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Caddies – The Woods / Williams Saga

Caddies in Print

I recently bought a couple of books from Amazon.com about PGA caddies.  I am in the middle of “Piddler” Martin’s Caddie Confidential: Inside Stories from the Caddies of the PGA Tour.  Next I will read Rick Reilly’s Who’s Your Caddie? – great title.  The first thing that strikes me is that I can really identify with some of these characters.  Martin has introduced me to some caddies that could be pilots in the Marine Corps…a la Great Santini…callsigns (nicknames) and all.  “Piddler?”  What does that mean…or do I want to know?  “Junkman,” “Crispy,” “Reptile,” the Growler” (Ok, I think I know where this may have come from so I am glad the book doesn’t have an associated scratch and sniff!), “Cadillac,” etc…there are lots more.

I bought these books because my wife asked me a question about confidentiality clauses with caddies…do they have them?  I really didn’t know, and still don’t…yet.  I would guess that it depends on the player and the deals players and caddies strike.  In “Piddler’s” book, the work for most caddies seems so adhoc that I couldn’t imagine any kind of written agreement ever gets done except for maybe the really long term associations.  There also seems to be a kind of apparent camaraderie or esprit de corps amongst caddies.  At least that’s the feel I get from reading the stories to date.  It might be that the “caddie corps” used to have unwritten rules and professional standards of conduct where “tell-alls” are concerned, but Martin’s book is copyrighted in 2009, so since that’s the case it is likely to still be true.  Obviously, I still have a lot of questions.

Caddies and Tiger

CaddiesTiger hasn’t had many caddies.  Steve Williams has been with him since 1999 when Butch Harmon introduced them after Tiger fired “Fluff” Cowan.  I wonder what kind of agreement they had?  A lot of people are wondering.  Willams has a history of getting personally involved with his player.  He caddied for Greg Norman for several years until Norman fired him in 1989, but they remain friends.  Williams would later say he “got too close personally” with Norman – whatever that means – which resulted in the firing.  Williams and Woods were the best man at each other’s weddings.  Williams has been very protective of Tiger through the years and stood by him during Tiger’s personal debacle that has since been a major reason (aside from injury) for his fall from the list of top players in the world.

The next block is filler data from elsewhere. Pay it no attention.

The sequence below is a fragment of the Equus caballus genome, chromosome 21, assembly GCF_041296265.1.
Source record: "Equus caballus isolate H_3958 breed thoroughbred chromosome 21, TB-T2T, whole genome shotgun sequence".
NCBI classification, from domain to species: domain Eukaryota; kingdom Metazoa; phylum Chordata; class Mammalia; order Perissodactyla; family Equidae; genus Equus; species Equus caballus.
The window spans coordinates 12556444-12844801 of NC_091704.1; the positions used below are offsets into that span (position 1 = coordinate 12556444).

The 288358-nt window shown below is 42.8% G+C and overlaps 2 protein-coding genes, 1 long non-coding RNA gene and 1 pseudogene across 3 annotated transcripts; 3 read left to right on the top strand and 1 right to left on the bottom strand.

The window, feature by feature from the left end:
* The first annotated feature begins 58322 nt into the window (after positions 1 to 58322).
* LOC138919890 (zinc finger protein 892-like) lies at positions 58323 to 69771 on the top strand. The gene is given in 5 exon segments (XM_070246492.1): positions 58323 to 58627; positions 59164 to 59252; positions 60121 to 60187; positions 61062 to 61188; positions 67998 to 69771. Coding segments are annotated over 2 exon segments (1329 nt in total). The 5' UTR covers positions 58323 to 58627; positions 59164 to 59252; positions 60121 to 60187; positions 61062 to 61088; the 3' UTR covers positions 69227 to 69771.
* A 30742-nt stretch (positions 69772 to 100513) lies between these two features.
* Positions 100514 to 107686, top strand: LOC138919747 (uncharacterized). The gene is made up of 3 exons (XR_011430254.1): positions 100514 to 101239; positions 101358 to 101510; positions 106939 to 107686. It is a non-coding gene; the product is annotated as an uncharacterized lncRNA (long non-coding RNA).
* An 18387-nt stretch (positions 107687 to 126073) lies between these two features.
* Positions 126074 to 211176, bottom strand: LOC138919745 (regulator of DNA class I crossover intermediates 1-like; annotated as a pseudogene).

Caddies are People Too

Williams is no wall flower.  He speaks his mind and is not afraid to talk publically, especially in his native New Zealand, when asked about things.  He spoke disparagingly about Phil Mickelson in 2008 openly admitting an apparent mutual dislike between them.  He has most recently spoken openly about his recent firing by Tiger at the recent AT&T National.  Tiger apparently fired him because he was “disloyal.”  Williams, one of the world’s top caddies, had gained permission from Woods to caddy for Australian Adam Scott at the U.S. Open.  Later he caddied for Scott again, supposedly without permission, at the AT&T which apparently caused Tiger to take offense and ultimately let him go.

I am not sure how loyal a person has to be to keep Tiger’s affection and loyalty.  Stevie stayed beside him throughout his personal tribulations, has only worked for him through it all until the Adam Scott thing, which means not much in terms of tournament play.  Williams confessed that the timing of the firing coupled with the “disloyal” comments are what has thrown him – not necessarily the firing itself.  He “wasted the last two years…”  Apparently, for Tiger, it was time to add to his list of changes.  Change his personal conduct, change his perspective with his kids, change his conduct on course (not very successfully), change his swing coach, change his swing, change the way he deals with injury, and now change his caddy.  What’s next?

Bring in the Caddies

Who’s next?  How about “the Growler?”  Or perhaps “the Servant?”  Or maybe “the Ass Kisser?”  Word of advice caddies… keep it strictly professional.

Tee It Forward

Tee It Forward Initiative

I first heard of this initiative on the Sirius/XM PGA Tour Network shows Fairways of Life with Matt Adams and Teed Off with Brian Katrek.  In their respective shows, Matt and Brian each invited callers to comment on the concept – Tee It Forward.  Then, a couple of days ago I stumbled on a GolfWorld.com article addressing the initiative as well and thought I would put some brain cells on it myself.

Essentially, the concept is that the majority of golfers out there should move forward one set of tee markers to “boost fun and speed up play” during 5-17 July 2011 (Golfworld.com/The Game July 4 2011).

I think the desired effect is to bring awareness to leisure golfers that golf courses designed for championship play are not necessarily suited (from the back tees) for the games of the average golfer.  As reported by GolfWorld.com, an article in Golf Digest attributes the idea to Barney Adams (Adams Golf).  Mr. Adams calculates “that the amateur who drives the ball 200 to 230 yards should be playing courses measuring about 6000 yards.”  Essentially, this is an effort to encourage average golfers to play the course from a tee that best suits their game.  In theory, this will make the game more fun for them and speed up play.  I think it is a great idea, but how to implement it and see that it has lasting effects?